Govt betrayed constitutional commitment by implementing load shedding: Ngcukaitobi

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The multi-stakeholders seeking an exemption from load shedding for critical sectors in the North Gauteng High Court have argued that government has betrayed its own constitutional commitment for the provision of electricity aimed at restoring and maintaining dignity among South Africans.

The stakeholders’ legal representative Advocate Tembeka Ngcukaitobi says the rolling blackouts has resulted in various human rights violations as enshrined in the bill of rights.

Ngcukaitobi says his clients, which include a number of trade unions and political parties, are asking the court to get Eskom to exempt public healthcare facilities, public schools, telecommunications networks, police stations, and small and medium businesses from the blackouts.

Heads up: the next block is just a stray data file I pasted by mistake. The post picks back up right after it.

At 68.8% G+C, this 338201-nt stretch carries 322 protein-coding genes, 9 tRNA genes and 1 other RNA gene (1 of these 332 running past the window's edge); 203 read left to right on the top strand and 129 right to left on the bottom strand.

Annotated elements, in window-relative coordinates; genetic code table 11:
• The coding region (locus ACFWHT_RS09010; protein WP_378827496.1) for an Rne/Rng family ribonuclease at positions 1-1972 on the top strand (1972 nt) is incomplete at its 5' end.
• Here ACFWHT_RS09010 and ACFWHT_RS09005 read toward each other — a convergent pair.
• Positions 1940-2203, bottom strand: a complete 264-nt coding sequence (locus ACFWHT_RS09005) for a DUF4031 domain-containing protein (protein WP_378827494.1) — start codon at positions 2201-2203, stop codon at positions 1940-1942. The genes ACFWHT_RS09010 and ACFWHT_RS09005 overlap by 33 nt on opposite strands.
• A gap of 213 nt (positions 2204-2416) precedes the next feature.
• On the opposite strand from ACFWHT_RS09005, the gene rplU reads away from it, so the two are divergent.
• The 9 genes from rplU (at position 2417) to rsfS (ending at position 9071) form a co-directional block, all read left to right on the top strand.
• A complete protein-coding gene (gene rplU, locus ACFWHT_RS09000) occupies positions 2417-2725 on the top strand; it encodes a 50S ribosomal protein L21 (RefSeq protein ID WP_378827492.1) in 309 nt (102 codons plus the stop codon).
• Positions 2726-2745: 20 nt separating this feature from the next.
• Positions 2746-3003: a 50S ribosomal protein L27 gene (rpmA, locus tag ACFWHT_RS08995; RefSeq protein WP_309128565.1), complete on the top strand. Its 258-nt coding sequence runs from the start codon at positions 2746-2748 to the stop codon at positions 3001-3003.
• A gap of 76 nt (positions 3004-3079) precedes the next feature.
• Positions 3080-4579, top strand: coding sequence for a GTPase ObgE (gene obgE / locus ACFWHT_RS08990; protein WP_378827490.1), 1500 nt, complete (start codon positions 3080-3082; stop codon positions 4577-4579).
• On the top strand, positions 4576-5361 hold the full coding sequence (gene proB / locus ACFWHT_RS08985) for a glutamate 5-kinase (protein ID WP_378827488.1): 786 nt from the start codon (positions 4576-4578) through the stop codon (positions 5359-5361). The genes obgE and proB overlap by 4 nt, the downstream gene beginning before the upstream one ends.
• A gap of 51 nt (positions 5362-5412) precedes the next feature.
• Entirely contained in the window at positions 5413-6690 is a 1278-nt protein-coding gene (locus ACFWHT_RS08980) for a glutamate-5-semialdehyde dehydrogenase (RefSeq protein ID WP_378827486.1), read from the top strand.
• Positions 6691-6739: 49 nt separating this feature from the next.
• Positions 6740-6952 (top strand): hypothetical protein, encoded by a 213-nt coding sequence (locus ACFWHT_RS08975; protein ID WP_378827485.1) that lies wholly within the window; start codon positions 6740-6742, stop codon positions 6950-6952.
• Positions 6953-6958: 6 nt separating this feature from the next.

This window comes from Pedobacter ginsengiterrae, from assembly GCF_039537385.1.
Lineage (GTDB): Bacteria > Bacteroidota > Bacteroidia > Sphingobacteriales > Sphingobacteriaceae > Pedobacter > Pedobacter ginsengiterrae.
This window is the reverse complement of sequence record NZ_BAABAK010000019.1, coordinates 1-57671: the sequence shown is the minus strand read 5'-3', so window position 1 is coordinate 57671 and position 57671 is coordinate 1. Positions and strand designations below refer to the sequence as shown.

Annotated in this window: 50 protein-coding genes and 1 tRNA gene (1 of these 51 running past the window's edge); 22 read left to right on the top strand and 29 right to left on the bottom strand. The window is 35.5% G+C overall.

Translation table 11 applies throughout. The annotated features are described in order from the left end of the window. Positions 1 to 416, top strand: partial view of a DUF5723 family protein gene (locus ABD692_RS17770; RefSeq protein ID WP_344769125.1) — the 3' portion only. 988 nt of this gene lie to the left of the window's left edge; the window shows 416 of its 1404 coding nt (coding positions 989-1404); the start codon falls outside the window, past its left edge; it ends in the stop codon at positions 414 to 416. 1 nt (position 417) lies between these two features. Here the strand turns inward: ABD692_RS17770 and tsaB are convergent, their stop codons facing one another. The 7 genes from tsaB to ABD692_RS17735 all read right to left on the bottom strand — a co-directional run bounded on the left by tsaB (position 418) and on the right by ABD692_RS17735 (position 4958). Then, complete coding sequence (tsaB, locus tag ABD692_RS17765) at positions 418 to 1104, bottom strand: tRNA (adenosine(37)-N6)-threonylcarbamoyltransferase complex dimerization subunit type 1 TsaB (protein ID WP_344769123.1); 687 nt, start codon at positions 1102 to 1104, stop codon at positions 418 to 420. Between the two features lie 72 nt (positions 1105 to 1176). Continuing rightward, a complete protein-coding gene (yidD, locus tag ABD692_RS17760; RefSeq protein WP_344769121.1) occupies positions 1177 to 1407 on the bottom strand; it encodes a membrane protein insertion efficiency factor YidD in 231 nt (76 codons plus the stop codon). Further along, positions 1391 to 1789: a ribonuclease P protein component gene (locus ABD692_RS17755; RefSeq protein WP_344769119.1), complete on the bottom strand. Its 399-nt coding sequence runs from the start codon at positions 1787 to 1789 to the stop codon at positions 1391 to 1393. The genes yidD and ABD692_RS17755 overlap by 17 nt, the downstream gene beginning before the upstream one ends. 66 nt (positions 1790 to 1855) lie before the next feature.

Presenting his heads of argument Ngcukaitobi notes that research shows that over a decade of load shedding, up to 2022, had cost the economy R1.2 trillion.

“R1.2 trillion is equivalent to the entire quarter of the country’s GDP and this far exceeds the budget allocated to the police, to courts, to prisons, to science and to innovation. So, that should put paid to any issues to rights that are impacted by load shedding now. Of course, this is not the case to end load shedding, the case to end load shedding is coming in Part B. This is a case for limited relief to mitigate the impact of load shedding whilst we all work out whether or not it will be possible for the courts to end load shedding through legal means,” says Ngcukaitobi.

Security is heavy at Eskom’s Megawatt Park in Woodmead North of Johannesburg. A Nyala and at least six municipal police vehicles are parked outside the power utility’s gate with public order officers with shields and helmets stationed just inside.

It was expected that protesters involved in the National Shutdown would converge at Eskom headquarters on Monday morning.

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